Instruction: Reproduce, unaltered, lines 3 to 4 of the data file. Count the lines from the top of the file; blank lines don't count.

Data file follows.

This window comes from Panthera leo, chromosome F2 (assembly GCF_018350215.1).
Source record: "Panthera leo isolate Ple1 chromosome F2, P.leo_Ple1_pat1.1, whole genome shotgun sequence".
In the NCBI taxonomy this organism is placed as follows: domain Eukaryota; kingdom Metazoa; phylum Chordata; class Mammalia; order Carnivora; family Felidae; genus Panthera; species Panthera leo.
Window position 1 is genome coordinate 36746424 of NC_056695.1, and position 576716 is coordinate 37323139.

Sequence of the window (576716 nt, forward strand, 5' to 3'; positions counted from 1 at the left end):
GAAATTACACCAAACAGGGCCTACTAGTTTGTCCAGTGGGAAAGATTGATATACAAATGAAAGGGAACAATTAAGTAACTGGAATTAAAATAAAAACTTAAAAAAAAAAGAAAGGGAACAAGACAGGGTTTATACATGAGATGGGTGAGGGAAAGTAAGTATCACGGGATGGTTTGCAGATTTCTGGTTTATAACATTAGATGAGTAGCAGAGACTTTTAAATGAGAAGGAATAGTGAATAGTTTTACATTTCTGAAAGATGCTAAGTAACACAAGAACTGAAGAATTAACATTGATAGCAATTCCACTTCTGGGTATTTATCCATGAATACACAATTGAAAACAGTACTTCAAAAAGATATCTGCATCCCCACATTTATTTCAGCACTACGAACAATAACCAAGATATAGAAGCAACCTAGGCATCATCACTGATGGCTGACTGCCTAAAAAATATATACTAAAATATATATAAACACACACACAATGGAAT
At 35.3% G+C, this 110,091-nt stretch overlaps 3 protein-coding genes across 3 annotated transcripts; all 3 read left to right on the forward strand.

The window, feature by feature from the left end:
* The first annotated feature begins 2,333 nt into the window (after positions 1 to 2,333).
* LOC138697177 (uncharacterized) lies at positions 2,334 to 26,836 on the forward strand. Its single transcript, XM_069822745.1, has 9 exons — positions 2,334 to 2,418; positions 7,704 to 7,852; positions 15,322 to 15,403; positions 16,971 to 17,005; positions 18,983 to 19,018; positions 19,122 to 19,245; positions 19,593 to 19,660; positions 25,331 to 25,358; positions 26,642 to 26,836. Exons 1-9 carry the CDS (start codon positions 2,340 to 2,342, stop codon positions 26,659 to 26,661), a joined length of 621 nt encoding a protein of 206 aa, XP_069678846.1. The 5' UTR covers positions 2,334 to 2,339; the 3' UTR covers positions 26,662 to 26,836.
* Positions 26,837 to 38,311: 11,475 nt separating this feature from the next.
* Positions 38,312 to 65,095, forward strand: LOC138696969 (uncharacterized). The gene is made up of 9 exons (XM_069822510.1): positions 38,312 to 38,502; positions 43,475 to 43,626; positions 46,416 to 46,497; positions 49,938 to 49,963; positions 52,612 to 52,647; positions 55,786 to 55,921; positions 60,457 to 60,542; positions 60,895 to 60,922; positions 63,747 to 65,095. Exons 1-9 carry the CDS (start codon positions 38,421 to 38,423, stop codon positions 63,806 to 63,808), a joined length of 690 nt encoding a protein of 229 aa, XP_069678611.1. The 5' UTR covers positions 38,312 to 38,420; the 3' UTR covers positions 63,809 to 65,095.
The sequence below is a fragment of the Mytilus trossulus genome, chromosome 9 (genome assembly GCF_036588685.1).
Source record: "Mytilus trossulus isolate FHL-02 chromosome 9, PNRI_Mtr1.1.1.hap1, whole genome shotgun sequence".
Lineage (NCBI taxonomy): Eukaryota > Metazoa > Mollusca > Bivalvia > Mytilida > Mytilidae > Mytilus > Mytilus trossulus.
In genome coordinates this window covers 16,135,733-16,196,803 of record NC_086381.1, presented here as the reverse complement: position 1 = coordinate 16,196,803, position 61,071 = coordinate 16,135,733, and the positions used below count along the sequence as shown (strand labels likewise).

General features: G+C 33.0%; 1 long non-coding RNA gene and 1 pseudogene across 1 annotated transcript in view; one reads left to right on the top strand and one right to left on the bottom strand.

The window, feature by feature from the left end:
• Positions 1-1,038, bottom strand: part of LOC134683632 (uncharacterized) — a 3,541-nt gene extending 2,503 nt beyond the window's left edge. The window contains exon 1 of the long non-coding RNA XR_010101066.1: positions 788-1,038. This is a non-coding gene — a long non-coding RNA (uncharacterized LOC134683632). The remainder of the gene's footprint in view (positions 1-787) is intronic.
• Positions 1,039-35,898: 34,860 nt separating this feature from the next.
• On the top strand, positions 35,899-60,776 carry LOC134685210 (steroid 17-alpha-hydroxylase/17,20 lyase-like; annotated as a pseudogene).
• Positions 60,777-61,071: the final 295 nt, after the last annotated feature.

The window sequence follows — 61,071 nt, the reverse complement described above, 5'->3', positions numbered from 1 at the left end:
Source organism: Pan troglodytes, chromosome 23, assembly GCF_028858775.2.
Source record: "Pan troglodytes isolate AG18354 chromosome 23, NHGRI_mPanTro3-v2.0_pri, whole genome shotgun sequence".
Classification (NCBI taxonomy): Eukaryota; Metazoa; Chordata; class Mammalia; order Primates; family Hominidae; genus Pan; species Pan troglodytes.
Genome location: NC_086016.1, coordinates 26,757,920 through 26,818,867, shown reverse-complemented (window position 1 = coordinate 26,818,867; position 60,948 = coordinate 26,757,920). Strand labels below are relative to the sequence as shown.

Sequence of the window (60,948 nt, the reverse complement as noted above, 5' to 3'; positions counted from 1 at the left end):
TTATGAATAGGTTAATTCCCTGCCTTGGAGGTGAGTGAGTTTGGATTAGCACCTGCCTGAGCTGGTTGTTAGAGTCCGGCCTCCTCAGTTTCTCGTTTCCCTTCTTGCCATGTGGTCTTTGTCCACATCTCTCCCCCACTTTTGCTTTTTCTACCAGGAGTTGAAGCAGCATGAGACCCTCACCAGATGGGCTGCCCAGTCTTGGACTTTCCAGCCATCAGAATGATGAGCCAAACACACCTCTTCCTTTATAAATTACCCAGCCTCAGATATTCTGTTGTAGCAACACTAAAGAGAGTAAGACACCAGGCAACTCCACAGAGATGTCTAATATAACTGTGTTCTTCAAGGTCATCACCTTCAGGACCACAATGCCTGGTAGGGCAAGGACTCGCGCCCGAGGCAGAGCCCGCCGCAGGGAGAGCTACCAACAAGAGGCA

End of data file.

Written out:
In the NCBI taxonomy this organism is placed as follows: domain Eukaryota; kingdom Metazoa; phylum Chordata; class Mammalia; order Carnivora; family Felidae; genus Panthera; species Panthera leo.
Window position 1 is genome coordinate 36746424 of NC_056695.1, and position 576716 is coordinate 37323139.